Kidney endometriosis refers to very unusual instances where tissue resembling that which normally lines the uterus (endometrial tissue) grows around or inside the kidneys. The incidence of kidney endometriosis is extremely rare in women, accounting for 1% of all cases of urinary tract endometriosis, which itself is rare among those with endometriosis.

What is kidney endometriosis

The endometrial tissue that grows in the kidneys responds to hormonal changes during the menstrual cycle, and breaks down and bleeds in the same way as the normal lining of the uterus but is unable to exit the body. This causes inflammation and other complications. Repeated bleeding over various menstrual cycles can result in the formation of endometrial cysts or endometriomas in the kidneys.

The endometriomas form a fibrous layer surrounding the kidneys and cause pain. In cases of urinary tract endometriosis, they can block or constrict the ureter, the tube that connects the kidneys and the bladder, damaging the kidneys and causing renal colic. Endometrial cysts can distort the shape of the kidneys and affect kidney function.

Symptoms of kidney endometriosis

Potential symptoms of kidney endometriosis are:

  • Pain in the lower back and legs, and renal colic due to blocked ureter generally coinciding with the menstrual cycle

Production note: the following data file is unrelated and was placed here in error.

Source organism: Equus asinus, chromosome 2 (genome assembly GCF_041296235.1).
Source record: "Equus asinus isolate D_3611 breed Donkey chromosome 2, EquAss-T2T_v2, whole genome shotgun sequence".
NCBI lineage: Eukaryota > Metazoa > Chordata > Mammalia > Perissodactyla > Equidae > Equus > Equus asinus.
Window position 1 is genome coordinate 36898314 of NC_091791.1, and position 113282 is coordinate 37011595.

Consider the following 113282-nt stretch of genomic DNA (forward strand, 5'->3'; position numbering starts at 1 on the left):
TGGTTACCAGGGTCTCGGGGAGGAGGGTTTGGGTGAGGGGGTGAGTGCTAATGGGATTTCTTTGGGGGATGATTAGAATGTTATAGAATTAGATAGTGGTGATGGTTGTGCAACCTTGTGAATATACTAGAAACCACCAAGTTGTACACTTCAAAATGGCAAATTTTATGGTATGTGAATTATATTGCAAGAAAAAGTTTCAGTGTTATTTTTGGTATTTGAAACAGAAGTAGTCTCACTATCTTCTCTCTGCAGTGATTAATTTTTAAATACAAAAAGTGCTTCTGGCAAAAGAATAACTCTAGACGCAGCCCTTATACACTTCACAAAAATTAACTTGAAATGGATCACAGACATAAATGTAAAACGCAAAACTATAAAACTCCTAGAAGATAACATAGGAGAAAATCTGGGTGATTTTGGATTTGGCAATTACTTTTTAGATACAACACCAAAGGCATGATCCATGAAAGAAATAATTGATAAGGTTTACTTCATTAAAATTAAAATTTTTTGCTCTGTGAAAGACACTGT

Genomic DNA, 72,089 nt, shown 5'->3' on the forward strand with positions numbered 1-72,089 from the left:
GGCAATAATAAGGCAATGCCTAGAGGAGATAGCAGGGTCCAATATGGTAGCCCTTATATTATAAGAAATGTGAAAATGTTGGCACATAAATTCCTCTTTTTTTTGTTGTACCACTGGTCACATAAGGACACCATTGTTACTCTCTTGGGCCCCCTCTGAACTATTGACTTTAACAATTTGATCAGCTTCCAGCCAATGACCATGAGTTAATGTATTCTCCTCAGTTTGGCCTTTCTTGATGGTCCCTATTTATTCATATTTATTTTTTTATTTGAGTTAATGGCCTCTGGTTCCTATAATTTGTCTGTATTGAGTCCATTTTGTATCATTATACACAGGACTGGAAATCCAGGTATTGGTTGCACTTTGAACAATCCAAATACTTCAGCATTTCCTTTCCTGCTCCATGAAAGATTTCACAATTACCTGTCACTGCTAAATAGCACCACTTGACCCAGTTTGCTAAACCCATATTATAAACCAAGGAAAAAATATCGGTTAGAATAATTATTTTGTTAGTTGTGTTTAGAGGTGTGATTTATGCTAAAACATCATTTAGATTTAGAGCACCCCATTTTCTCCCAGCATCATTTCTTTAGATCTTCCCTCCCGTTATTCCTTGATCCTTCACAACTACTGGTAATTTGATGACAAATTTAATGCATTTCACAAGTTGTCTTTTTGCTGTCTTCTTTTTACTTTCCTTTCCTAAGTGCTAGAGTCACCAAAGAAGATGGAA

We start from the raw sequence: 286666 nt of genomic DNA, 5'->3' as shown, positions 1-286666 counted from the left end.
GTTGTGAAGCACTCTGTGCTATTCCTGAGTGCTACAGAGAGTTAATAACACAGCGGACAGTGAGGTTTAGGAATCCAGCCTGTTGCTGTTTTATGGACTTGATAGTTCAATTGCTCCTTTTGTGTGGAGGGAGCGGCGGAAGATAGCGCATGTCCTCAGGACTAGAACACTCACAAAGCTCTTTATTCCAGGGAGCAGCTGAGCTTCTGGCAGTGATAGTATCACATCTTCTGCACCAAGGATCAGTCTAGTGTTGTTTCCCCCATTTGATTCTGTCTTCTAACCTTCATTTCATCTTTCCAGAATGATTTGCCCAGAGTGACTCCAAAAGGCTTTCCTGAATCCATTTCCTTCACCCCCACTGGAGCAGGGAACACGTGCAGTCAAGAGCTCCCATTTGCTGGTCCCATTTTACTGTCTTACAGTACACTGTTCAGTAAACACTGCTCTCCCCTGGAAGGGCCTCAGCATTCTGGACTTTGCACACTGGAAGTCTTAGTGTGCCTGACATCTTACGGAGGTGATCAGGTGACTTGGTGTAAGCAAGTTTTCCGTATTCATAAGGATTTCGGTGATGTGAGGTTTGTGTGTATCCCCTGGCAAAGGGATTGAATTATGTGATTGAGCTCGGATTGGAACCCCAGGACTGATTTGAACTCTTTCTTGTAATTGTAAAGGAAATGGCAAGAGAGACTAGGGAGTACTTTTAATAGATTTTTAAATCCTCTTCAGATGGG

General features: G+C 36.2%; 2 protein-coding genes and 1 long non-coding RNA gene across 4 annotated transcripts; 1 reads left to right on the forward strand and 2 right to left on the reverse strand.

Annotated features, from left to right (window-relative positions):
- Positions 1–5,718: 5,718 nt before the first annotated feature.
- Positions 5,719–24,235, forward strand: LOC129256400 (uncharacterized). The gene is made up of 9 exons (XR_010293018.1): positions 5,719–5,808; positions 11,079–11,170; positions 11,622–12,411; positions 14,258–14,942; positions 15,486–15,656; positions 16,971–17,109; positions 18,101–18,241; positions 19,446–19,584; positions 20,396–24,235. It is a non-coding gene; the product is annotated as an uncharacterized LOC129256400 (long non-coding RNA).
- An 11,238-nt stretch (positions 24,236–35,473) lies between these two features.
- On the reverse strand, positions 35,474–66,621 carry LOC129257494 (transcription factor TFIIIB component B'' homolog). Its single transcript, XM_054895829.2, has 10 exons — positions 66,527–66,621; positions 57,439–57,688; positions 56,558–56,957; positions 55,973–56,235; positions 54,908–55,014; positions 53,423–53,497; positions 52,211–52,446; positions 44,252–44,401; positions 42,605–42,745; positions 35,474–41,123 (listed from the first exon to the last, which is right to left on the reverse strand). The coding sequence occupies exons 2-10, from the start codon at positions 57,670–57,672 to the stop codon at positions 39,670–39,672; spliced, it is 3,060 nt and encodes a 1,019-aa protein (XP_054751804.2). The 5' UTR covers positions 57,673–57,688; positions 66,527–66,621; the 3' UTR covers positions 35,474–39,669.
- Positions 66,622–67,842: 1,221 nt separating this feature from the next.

• Blood in the urine (hematuria) during the menstrual cycle
  • Difficulty urinating
  • Urinary tract infections that recur

Diagnosis of kidney endometriosis

Diagnosis of kidney endometriosis can be tricky and the condition can sometimes be confused with kidney cancer. An initial diagnosis is based on symptoms such as lower back pain and blood in urine during the menstrual cycle. These symptoms tend to disappear with hormonal treatment.

Imaging techniques such as ultrasonography, contrast-enhanced computed tomography (CECT), and magnetic resonance imaging (MRI) can help locate endometrial lesions and cysts in and around the kidneys. But they are not used to establish an official diagnosis because the images obtained cannot conclusively differentiate between endometriosis and a malignancy.

The most definitive diagnosis can be reached via a histopathologic examination of kidney tissue, but this requires an invasive biopsy that carries a risk of complications.

Treatments of kidney endometriosis

Kidney endometriosis needs to be treated; otherwise, it can lead to complications such as kidney failure. Treatment options depend on the location of the endometriosis and the lesions, whether superficial or deep infiltrating.

In many cases, patients are treated with hormonal therapies, such as human gonadotropin-releasing hormone (GnRH) receptor agonists or oral contraceptive pills.

In extreme cases where there are large kidney endometriomas or the presence of persistent obstruction of the ureter, laparoscopic surgery is preferred. This needs to be performed by surgeons specializing in gynecological, adrenal, and urological laparoscopic surgery to remove endometrial cysts or lesions. Invasive surgery, however, can lead to complications resulting from damage to the bowel, bladder, ureter, and the blood vessels supplying these organs.


Last updated: August 4, 2019


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